Why do we call people 60 and over seniors or senior citizens? I resent the term, along with every other term used to describe everyone I know 60 and older, and, well, me. We call kids in their last year of high school or college, seniors, which basically means they are graduating into society to take their rightful place as contributing members. As far as I can tell, the only option for seniors or senior citizens is graduating into eternity. I don’t know about you but I’m not in too big of a rush at the moment.
Elderly, geriatric, or old people doesn’t work for me either. Some have proposed the term older adult be used to describe those of us a bit longer in the tooth. I suspect those suggesting the term are somewhere between their 20s and 40s and not yet receiving weekly, sometimes daily invitations to join AARP. My husband, who is 11 years my junior and staring 50 in the face this year, snickers every time an AARP invite arrives. Just wait, I remind him. Soon, two invites with their special gifts and promises of senior discounts, chat rooms, and sage advice for navigating the mirky waters of the aging process will soon be showing up in our mailbox. Some may appreciate a reusable grocery tote with the AARP Member annoucement splashed across the outside in vibrant colors for all the world to see, but I’m not one of them.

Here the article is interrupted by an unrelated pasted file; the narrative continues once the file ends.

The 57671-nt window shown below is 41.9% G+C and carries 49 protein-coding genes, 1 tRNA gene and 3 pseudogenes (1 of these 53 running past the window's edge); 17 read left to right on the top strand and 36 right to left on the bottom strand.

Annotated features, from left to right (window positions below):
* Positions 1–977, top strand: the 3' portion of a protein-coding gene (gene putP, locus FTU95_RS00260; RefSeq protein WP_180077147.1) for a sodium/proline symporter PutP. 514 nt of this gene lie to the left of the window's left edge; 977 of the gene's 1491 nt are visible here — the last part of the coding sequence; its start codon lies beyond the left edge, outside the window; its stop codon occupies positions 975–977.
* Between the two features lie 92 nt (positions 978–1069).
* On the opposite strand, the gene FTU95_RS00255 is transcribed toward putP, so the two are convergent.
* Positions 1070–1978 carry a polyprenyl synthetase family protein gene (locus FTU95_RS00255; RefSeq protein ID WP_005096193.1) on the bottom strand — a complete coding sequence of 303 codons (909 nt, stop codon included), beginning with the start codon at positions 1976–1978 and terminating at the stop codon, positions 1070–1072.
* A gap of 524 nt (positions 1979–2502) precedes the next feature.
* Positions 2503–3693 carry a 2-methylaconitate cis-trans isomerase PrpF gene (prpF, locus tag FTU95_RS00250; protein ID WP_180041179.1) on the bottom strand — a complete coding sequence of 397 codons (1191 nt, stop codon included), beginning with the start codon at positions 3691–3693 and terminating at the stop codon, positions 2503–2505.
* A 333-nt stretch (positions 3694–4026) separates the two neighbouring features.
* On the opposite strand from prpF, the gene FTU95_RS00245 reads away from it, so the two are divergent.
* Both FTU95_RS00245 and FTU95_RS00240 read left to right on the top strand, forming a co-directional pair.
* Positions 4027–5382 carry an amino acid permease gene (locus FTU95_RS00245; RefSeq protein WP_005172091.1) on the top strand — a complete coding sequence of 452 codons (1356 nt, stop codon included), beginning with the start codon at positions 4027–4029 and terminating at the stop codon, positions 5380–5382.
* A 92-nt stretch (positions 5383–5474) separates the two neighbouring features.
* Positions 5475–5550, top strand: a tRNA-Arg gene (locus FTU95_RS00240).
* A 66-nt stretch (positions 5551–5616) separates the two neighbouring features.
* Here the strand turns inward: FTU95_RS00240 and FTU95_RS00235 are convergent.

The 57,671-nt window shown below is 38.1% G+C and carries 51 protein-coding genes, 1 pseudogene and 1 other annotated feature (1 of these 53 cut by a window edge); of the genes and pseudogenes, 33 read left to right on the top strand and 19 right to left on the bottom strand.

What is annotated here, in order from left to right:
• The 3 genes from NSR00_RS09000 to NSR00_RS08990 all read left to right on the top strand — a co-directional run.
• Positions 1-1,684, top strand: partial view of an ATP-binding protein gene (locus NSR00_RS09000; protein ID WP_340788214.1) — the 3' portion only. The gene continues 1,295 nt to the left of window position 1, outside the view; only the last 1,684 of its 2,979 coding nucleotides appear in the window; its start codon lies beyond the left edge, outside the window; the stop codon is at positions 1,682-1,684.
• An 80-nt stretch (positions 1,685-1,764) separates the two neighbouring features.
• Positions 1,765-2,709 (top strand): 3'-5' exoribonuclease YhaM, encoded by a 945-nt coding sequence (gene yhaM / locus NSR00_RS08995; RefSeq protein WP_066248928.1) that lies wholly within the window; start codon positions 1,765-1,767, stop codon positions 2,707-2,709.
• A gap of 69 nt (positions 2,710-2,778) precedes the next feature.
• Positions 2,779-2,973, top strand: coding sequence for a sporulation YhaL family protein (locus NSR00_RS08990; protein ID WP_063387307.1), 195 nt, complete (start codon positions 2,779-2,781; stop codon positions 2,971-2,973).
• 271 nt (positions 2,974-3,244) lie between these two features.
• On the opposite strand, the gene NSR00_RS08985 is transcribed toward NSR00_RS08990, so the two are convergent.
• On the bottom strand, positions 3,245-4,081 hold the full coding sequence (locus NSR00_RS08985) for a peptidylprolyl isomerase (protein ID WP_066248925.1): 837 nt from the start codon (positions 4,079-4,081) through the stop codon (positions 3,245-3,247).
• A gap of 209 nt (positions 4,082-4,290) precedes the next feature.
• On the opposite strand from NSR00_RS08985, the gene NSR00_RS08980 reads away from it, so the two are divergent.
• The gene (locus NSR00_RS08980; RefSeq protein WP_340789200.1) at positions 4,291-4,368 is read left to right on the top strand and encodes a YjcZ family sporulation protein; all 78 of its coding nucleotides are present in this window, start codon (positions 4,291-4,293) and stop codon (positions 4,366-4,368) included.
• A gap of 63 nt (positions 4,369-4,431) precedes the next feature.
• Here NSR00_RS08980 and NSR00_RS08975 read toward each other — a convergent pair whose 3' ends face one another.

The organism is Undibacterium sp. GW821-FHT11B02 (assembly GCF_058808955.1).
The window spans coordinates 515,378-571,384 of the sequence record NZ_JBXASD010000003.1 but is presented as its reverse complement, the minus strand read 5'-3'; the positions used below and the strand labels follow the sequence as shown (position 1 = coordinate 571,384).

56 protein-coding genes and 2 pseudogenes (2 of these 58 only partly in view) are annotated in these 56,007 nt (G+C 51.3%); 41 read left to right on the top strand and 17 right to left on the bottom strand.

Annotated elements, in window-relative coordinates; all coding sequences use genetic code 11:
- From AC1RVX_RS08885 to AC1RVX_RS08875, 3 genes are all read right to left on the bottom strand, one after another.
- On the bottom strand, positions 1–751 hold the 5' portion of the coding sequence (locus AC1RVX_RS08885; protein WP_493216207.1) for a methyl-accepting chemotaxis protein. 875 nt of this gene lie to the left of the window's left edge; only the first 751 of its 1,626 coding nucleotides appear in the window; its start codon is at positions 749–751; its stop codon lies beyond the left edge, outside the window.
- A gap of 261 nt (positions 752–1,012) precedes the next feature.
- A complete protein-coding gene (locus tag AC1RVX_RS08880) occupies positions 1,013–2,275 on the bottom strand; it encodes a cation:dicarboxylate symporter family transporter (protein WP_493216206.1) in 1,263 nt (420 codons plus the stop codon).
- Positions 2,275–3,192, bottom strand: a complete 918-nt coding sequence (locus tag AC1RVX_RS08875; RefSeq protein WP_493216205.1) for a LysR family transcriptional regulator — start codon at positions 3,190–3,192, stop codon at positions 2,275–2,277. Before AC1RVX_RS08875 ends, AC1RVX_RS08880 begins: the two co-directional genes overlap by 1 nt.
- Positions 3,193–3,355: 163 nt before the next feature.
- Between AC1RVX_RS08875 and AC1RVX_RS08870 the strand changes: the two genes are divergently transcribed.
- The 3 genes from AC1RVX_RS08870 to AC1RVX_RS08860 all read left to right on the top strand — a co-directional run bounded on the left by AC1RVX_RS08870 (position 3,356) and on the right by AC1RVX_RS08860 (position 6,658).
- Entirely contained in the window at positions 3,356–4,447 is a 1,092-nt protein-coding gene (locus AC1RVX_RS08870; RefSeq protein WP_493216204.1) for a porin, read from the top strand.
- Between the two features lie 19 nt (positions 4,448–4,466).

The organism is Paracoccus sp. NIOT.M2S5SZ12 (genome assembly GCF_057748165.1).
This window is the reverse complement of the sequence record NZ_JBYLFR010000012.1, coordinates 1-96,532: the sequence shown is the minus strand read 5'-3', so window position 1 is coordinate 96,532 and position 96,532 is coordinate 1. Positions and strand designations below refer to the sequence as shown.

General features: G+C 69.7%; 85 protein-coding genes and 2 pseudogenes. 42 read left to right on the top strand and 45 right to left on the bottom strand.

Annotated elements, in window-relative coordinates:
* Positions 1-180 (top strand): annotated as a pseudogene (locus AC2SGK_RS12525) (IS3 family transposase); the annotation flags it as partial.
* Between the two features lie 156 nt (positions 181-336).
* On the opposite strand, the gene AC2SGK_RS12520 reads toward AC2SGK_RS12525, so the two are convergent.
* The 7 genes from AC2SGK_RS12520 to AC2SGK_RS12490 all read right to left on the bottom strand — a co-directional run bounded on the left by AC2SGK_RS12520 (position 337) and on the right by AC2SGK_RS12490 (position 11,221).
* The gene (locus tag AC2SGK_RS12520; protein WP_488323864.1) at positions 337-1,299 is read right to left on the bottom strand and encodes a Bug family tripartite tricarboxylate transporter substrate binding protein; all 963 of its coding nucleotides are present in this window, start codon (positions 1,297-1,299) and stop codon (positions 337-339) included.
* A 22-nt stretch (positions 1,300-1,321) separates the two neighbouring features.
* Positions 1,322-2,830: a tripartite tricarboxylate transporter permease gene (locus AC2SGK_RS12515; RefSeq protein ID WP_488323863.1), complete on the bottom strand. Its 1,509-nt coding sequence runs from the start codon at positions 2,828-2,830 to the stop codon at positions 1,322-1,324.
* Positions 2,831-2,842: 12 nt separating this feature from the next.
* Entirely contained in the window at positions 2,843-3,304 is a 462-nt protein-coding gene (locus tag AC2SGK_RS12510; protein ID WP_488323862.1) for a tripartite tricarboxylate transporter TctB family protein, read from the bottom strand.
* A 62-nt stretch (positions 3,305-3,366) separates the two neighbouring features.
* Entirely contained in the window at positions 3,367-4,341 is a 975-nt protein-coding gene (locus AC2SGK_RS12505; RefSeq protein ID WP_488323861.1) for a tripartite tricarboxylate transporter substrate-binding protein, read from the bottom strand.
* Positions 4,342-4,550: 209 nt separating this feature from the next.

So, what about the proposed term older American or older adult? Older than what? By what standard are we going to measure older? Older than Methsulselah? I might be in favor of that. Methuselah is said to be the oldest person who ever lived. According to the Bible, he lived 969 years, surpassing Adam by several years. If we use Methuselah as the measuring stick then anyone younger than, say, 500 or 600 years old would be considered a mere teen by comparison.
While I’m at it, why is it younger people insist upon calling women of a certain age, ma’am? Ma’am is for the women who wear polyester stretch pants and sensible shoes. I am wearing more sensible shoes of late, not because I’m old, but because I broke my ankle this summer and am still leary of trusting those adorable spike-heeled shoes. I’m sure that sounds like an excuse or a way of sidestepping my fear of falling again, but where would I wear spike-heeled shoes anyway? I work from home these days. For the record, I still rock a pair of bling-on-the-pocket blue jeans. Try this on for size: rockin-hot ager. I could live with that.
Until a suitable word is found to describe those of us who have lived long enough to accumulate a good bit of wisdom and exercise common sense, don’t refer to me as a senior citizen or call me ma’am. I’m a rockin-hot ager…..
Laughter is the best medicine